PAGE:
Tuesday, February 19, 2013
Beer's bitter compounds could help brew new medicines
Researchers employing a century-old observational technique have determined the precise configuration of humulones, substances derived from hops that give beer its distinctive flavor. That might not sound like a big deal to the average brewmaster, but the findings overturn results reported in scientific literature in the last 40 years and could lead to new pharmaceuticals to treat diabetes, some types of cancer, and other maladies. “Now that we have the right results, what happens to the bitter hops in the beer-brewing process makes a lot more sense,” says Werner Kaminsky, a University of Washington research associate professor of chemistry. Kaminsky is the lead author of a paper describing the findings, published in Angewandte Chemie International Edition. There is documentation that beer and its bittering acids, in moderation, have beneficial effects on diabetes, some forms of cancer, inflammation, and perhaps even weight loss.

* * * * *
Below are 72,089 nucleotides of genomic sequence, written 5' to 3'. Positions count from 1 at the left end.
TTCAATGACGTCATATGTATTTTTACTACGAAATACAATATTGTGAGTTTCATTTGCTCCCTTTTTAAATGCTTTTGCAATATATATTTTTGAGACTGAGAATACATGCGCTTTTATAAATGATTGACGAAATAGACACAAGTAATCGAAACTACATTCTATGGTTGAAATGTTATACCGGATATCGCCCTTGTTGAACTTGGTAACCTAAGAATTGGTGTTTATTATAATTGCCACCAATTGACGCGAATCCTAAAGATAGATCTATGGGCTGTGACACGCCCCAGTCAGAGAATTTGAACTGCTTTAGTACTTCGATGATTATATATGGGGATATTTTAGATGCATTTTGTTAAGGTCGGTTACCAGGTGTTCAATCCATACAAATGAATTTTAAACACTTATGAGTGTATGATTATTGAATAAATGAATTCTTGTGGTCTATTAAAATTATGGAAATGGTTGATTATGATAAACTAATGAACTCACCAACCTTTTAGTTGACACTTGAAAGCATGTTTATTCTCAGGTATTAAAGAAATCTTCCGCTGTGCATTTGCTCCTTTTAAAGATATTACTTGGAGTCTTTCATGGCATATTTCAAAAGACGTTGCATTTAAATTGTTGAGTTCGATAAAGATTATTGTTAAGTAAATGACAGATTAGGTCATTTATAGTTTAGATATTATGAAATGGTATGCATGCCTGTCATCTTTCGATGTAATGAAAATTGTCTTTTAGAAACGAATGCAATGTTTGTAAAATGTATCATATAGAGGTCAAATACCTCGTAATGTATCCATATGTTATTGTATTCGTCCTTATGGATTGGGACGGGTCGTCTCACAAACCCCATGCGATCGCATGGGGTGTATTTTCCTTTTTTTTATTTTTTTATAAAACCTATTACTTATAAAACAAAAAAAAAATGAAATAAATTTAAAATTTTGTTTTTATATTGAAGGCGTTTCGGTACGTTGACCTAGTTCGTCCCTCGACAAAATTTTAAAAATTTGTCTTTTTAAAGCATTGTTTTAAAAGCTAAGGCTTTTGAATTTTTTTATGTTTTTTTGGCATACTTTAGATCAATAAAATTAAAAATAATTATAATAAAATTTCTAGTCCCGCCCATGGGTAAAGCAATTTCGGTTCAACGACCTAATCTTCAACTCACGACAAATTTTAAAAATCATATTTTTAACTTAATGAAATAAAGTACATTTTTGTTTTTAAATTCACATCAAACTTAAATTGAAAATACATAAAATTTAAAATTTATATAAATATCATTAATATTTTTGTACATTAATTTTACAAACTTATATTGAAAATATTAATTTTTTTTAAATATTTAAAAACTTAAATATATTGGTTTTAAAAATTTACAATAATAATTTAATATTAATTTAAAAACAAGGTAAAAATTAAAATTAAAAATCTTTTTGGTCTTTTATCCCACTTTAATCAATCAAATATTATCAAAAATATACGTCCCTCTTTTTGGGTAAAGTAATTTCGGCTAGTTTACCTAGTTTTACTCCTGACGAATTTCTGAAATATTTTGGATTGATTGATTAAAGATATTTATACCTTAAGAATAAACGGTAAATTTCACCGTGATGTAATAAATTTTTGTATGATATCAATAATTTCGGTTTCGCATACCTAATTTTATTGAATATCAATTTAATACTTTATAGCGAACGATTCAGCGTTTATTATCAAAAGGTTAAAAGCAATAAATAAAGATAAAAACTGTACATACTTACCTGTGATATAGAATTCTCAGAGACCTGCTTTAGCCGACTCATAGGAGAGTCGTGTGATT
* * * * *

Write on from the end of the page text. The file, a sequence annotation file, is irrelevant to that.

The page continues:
Kaminsky used a process called X-ray crystallography to figure out the exact structure of those acids, humulone molecules, and some of their derivatives, produced from hops in the brewing process. That structure is important to researchers looking for ways to incorporate those substances, and their health effects, into new pharmaceuticals.
More here. (Note: Thanks to dear friend Carol Westbrook)
Posted by Azra Raza at 06:56 AM | Permalink